A GEDCOM transmission consists of a sequence of physical records, each of which consists of a sequence of gedcom_lines, all contained in a sequential file or stream of characters. The following rules pertain to the gedcom_line:

Grammar Syntax

A gedcom_line has the following syntax:

level delim opt_xref_id tag opt_line_value terminator
for example:
1 OCCU Teacher
The components of the sub-patterns above are defined below in alphabetical order. Some of the components are defined in terms of more primitive sub-patterns:
[ (0x41)-(0x5A) | (0x61)-(0x7A) | 0x5F ]
Any ASCII letter: A-Z, a-z, and (_) underscore
[ alpha | digit ]
[ alpha | digit | otherchar | (#) | ( ) | (@) (@) ]
[ (0x20) ]
[ (0x30)-(0x39) ]
One of the digits 0, 1, 2, 3, 4, 5, 6, 7, 8, 9
[ (@) (#) escape_text (@) non_at ]
[ any_char | escape_text any_char ]
The escape_text is coded to meet the rules of a particular GEDCOM form. For the lineage-linked form the definitions are found in Chap. 2.
[ digit | level digit ]
(Do not use non-significant leading zeroes such as 02.)
[ pointer | escape | any_char ]
[ line_item | line_value line_item ]
[ alpha | digit | otherchar | (#) | ( ) ]
[ null | delim | delim line_value ]
[ null | pointer delim ]
[(0x21)-(0x22) | (0x24)-(0x2F) | (0x3A)-(0x3F) | (0x5B)-(0x5E) | (0x60) | (0x7B)-(0x7E) | (0x80)-(0xFF)]
Any ASCII character except control characters (0x00 - 0x1F), alphanum, space ( ), number sign (#), at character (@), and the DEL character (0x7F).
[ "@" alphanum pointer_string "@" ]
[ non_at ]
[ null | pointer_char | pointer_string pointer_char ]
[ alphanum | tag alphanum ]
[ carriage_return | line_feed | carriage_return line_feed | line_feed carriage_return ]

Usage Description

The alpha characters include the underscore which is used to link word pieces together in forming tag names or tag labels.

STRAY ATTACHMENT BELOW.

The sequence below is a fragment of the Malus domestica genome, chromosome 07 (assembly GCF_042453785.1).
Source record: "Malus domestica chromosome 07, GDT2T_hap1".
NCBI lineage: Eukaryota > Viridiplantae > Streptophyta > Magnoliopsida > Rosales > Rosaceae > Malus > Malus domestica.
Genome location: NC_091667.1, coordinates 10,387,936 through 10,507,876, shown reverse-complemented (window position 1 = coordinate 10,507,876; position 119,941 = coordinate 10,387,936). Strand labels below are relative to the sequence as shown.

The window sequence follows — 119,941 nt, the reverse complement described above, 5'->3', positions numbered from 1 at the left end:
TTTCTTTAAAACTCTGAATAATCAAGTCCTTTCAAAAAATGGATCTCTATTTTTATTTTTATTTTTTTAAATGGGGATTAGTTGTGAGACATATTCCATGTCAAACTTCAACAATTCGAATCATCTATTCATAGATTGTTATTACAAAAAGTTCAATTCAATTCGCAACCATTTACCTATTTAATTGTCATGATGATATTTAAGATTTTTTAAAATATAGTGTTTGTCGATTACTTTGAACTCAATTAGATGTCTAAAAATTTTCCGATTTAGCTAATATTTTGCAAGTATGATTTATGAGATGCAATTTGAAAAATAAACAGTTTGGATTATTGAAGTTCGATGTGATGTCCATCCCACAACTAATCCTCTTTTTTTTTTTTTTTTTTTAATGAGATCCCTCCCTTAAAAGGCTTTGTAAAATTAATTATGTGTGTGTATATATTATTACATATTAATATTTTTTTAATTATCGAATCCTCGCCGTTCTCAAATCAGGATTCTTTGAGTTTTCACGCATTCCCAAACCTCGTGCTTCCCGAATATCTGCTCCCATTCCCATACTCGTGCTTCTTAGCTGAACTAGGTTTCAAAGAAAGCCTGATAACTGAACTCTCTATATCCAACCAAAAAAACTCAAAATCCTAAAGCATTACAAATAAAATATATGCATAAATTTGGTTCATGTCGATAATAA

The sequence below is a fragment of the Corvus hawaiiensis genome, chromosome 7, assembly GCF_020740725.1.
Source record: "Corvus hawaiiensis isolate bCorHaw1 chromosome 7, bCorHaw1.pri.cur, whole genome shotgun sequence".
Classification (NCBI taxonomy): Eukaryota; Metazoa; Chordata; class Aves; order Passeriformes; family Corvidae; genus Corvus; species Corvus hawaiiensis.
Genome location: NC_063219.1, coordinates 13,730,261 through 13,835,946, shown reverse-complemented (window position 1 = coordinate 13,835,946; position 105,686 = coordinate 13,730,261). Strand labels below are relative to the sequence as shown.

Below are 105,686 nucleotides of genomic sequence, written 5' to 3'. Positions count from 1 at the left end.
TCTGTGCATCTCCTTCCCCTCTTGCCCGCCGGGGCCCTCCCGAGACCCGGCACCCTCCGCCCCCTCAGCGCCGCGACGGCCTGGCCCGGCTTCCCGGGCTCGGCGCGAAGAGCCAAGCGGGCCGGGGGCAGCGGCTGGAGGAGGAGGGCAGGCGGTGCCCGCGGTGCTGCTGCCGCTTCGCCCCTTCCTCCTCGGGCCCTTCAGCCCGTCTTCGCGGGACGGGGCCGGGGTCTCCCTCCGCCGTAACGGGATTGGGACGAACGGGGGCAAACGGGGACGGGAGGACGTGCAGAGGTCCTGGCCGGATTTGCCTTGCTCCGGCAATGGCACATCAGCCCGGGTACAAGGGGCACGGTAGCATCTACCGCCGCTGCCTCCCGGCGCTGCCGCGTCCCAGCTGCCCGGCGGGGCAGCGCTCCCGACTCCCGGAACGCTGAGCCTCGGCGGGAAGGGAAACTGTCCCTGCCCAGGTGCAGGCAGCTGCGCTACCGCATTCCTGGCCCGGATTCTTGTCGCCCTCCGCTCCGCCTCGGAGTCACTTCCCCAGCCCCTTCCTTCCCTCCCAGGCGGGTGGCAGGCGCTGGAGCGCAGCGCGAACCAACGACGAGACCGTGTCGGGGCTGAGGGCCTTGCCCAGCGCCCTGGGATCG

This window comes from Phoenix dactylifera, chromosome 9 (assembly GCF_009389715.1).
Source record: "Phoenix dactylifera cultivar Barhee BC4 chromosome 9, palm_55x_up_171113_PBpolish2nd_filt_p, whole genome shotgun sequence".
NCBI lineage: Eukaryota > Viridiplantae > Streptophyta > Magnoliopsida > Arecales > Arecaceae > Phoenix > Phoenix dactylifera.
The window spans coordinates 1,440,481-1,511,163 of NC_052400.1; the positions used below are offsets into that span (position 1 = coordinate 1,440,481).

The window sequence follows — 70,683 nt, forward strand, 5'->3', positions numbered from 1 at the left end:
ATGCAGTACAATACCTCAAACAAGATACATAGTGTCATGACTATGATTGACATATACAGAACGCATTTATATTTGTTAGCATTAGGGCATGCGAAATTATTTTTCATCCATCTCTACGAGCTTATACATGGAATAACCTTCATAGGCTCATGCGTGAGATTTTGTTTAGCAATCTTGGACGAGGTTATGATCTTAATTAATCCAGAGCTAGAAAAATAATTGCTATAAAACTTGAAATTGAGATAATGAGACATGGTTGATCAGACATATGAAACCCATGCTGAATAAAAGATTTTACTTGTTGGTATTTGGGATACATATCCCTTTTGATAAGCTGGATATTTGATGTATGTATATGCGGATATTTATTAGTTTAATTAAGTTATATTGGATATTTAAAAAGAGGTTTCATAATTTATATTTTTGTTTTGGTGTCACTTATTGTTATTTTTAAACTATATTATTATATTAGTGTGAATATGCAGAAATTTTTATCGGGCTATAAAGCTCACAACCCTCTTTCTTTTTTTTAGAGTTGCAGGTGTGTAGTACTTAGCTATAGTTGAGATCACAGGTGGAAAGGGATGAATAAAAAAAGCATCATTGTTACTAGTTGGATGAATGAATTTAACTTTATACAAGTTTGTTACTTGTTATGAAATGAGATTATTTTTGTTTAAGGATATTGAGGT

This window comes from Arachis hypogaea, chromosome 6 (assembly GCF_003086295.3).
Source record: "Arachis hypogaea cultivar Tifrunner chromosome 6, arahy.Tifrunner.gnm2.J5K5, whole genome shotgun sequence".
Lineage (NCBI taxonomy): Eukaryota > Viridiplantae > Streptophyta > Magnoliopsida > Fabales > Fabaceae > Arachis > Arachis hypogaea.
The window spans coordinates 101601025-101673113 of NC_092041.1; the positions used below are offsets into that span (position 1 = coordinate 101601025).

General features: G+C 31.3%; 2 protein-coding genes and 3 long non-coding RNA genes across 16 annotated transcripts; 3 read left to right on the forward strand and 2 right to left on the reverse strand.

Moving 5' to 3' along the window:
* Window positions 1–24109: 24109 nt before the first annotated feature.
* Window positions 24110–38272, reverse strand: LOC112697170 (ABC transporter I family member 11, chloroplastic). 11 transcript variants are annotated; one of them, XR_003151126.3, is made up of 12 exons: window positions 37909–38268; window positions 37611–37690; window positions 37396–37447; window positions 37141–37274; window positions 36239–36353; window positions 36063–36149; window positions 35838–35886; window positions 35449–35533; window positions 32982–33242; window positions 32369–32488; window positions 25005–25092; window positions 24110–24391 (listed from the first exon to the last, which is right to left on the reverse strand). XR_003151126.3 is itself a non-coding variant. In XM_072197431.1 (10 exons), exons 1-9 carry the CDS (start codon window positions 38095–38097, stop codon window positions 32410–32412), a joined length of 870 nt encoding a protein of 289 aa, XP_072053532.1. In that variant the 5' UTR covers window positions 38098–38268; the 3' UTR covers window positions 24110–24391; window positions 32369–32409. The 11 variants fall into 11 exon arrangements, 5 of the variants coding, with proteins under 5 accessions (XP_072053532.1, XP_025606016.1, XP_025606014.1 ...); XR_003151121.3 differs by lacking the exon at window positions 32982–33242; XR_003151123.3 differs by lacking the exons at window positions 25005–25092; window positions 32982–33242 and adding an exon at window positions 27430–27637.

Any character except the control characters found in the range of 0x00 - 0x1F. If an @ is desired as part of the line_value, it must be written in GEDCOM as a double @, ie., "3 doz. @ $20.00" must be stored as "3 doz. @@ $20.00".
The delim (delimiter), a single space character, terminates both the variable-length level number and the variable-length tag. Note that space characters may also be present in a value.
The escape is a sequence in the grammar used to specify special processing, such as switching character sets or calendars for date interpretation, or for indicating an inclusion of a non_GEDCOM data form into the GEDCOM structure. The form of the escape sequence is:
@# escape_text @ non_at.
for example:
The non_at after the final at character (@) should be discarded if it is a space ( ). Otherwise, it should be retained as part of the text following the escape. Output systems should always place a space ( ) after the escape sequence.

The specific format of the escape sequence is defined for the specific GEDCOM form being defined. (See chapter 2 for the escape sequence definition for the lineage-linked form).

The escape_text is defined to meet the requirements of a particular GEDCOM form. For the lineage-linked form the definitions are found in Chap. 2.
The level number works the same way as the level of indentation in an indented outline, where indented lines provide detail about the item under which they are indented. A line at any level L is enclosed by and pertains directly to the nearest preceding line at level L-1. The Level L may increase by 1 at most. Level numbers must not contain leading zeroes which are not significant, for example level one must be (1), not (01).

The enclosed subordinate lines at level L are said to be in the context of the enclosing superior line at level L-1. The meaning of a tag (see tag below) is interpreted in the context of the tags of the enclosing line(s). Take the following record about an individual's birth and death dates, for example: